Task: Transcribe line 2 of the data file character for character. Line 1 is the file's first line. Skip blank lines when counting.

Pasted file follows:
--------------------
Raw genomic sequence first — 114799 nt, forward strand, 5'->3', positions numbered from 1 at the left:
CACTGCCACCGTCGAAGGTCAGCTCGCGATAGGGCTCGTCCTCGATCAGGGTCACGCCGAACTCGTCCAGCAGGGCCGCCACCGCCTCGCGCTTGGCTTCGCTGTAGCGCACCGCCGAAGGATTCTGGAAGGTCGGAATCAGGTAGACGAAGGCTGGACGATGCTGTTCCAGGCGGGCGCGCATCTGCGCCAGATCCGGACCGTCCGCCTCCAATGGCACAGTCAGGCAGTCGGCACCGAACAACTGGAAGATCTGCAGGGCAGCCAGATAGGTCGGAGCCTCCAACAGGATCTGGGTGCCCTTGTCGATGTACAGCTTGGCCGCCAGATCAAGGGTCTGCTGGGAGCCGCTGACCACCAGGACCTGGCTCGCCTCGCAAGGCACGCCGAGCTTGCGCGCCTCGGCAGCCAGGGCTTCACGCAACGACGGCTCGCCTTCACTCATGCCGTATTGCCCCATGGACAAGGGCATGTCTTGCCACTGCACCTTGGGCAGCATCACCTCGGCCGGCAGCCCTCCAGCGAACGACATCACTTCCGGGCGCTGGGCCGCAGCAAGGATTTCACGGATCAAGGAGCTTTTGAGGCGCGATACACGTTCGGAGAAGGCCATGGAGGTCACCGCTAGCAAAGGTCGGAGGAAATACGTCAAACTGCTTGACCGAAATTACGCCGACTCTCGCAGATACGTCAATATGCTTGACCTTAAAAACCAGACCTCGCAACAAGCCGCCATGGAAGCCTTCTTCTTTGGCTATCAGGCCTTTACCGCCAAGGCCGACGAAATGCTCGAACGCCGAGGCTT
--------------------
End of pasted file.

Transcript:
CACTGCCACCGTCGAAGGTCAGCTCGCGATAGGGCTCGTCCTCGATCAGGGTCACGCCGAACTCGTCCAGCAGGGCCGCCACCGCCTCGCGCTTGGCTTCGCTGTAGCGCACCGCCGAAGGATTCTGGAAGGTCGGAATCAGGTAGACGAAGGCTGGACGATGCTGTTCCAGGCGGGCGCGCATCTGCGCCAGATCCGGACCGTCCGCCTCCAATGGCACAGTCAGGCAGTCGGCACCGAACAACTGGAAGATCTGCAGGGCAGCCAGATAGGTCGGAGCCTCCAACAGGATCTGGGTGCCCTTGTCGATGTACAGCTTGGCCGCCAGATCAAGGGTCTGCTGGGAGCCGCTGACCACCAGGACCTGGCTCGCCTCGCAAGGCACGCCGAGCTTGCGCGCCTCGGCAGCCAGGGCTTCACGCAACGACGGCTCGCCTTCACTCATGCCGTATTGCCCCATGGACAAGGGCATGTCTTGCCACTGCACCTTGGGCAGCATCACCTCGGCCGGCAGCCCTCCAGCGAACGACATCACTTCCGGGCGCTGGGCCGCAGCAAGGATTTCACGGATCAAGGAGCTTTTGAGGCGCGATACACGTTCGGAGAAGGCCATGGAGGTCACCGCTAGCAAAGGTCGGAGGAAATACGTCAAACTGCTTGACCGAAATTACGCCGACTCTCGCAGATACGTCAATATGCTTGACCTTAAAAACCAGACCTCGCAACAAGCCGCCATGGAAGCCTTCTTCTTTGGCTATCAGGCCTTTACCGCCAAGGCCGACGAAATGCTCGAACGCCGAGGCTT